Mme. de Vionnet addresses Strether familiarly and appeals to him to agree with her about how wonderfully Chad has adapted to Parisian life. This makes Strether uncomfortable, as he dreads being seen to be on her side. She adds that Strether has also come to know and love Paris in a remarkably short time. “The great thing, Mr. Strether will show you, is just to let one’s self go,” she adds. Embarrassed, Strether quickly adds that he’s not “let himself go” very far, but has only done what he came out to do. The Countess soon embarrasses him even more thoroughly by commenting on how much time he spends with Miss Gostrey. Waymarsh attempts to save the situation by quickly jumping in to say that he’s seen Miss Gostrey quite a bit as well, but Sarah’s eyebrows have been raised.
Before taking her leave, Mme. de Vionnet insists that Strether come to see her privately at the first possible opportunity; they settle for the coming Tuesday. She also invites the Pococks to her home, where she hopes Mamie can meet her daughter Jeanne. That date is not yet determined, but Strether promises he will make it happen.
Analysis of Part 8
The coming of the Pococks marks for Strether a clash of two separate realities: that of Woollett, his home, and that of Paris, the place he has come to know and love. The Pococks bring Woollett to Paris. Mamie appears as the quintessential American girl, fresh as a new bride; Jim is the provincial and somewhat gauche American businessman looking for a good time in gay Paree; and Sarah is the morally upstanding New England matron (who is acting as ambassador, incidentally, for another, even grander New England matron—her mother).
Strether has been anticipating the Pococks’ visit with anxiety, and is relieved when Sarah greets him kindly. He deludes himself that she will see the situation with Chad the same way he does. However, the first meeting between Mme. de Vionnet and Sarah is not promising, as Sarah rebuffs the Countess icily. Mme. de Vionnet, with all her bright charm and gay remarks, only succeeds in embarrassing Strether and bringing him down with her in the sinking boat of her cause. Waymarsh having arrived at the Pococks’ hotel before any others, it can only be assumed that he has briefed Sarah on his view of the situation. Sarah will now trust Waymarsh instead of Strether, and it seems that they may become “thick as thieves,” as Strether predicted.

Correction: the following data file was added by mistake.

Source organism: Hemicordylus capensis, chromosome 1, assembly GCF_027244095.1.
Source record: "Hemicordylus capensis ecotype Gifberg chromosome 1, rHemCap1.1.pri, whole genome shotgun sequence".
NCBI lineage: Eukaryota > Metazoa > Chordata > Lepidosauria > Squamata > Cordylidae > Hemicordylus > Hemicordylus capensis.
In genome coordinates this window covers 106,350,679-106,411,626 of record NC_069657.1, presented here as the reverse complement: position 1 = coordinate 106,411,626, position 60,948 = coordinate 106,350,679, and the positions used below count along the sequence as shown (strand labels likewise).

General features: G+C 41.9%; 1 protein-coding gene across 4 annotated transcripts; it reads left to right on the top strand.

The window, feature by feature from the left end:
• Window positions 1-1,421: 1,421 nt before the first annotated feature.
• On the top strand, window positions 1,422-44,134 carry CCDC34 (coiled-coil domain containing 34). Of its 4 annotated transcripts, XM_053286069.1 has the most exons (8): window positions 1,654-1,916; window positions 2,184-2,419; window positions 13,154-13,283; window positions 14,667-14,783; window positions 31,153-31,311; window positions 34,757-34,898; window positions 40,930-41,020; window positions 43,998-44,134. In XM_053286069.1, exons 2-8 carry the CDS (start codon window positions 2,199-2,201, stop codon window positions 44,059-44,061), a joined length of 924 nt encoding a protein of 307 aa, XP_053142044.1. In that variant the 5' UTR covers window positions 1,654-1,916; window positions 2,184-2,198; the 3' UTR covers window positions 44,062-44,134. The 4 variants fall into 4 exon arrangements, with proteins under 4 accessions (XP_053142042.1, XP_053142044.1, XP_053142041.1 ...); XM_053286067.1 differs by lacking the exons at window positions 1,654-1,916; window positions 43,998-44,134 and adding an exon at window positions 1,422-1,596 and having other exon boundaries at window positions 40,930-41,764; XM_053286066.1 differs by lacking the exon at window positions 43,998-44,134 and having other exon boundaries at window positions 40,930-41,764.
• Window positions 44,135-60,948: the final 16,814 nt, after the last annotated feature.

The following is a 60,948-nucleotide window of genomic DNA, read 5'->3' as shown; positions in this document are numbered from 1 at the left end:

Significantly, the Paris outside Sarah’s hotel windows is felt as “the twinkle of gilt-tipped palings, the crunch of gravel, the click of hoofs, the crack of whips, things that suggested some parade of the circus.” When the Pococks are there, the sensible Woollett reality seems the only substantial one, and Strether’s fledgling opinions—about Chad and about Europe—a vain self-delusion. He wonders whether he has been a fool, “bamboozled” by the superficial sparkle of a Countess, dazzled by the circus display of Paris. On the other hand, the image of a circus suggests that the “show” has just begun. The Pococks are there to see it, and they, too, will be affected by the magic of Paris.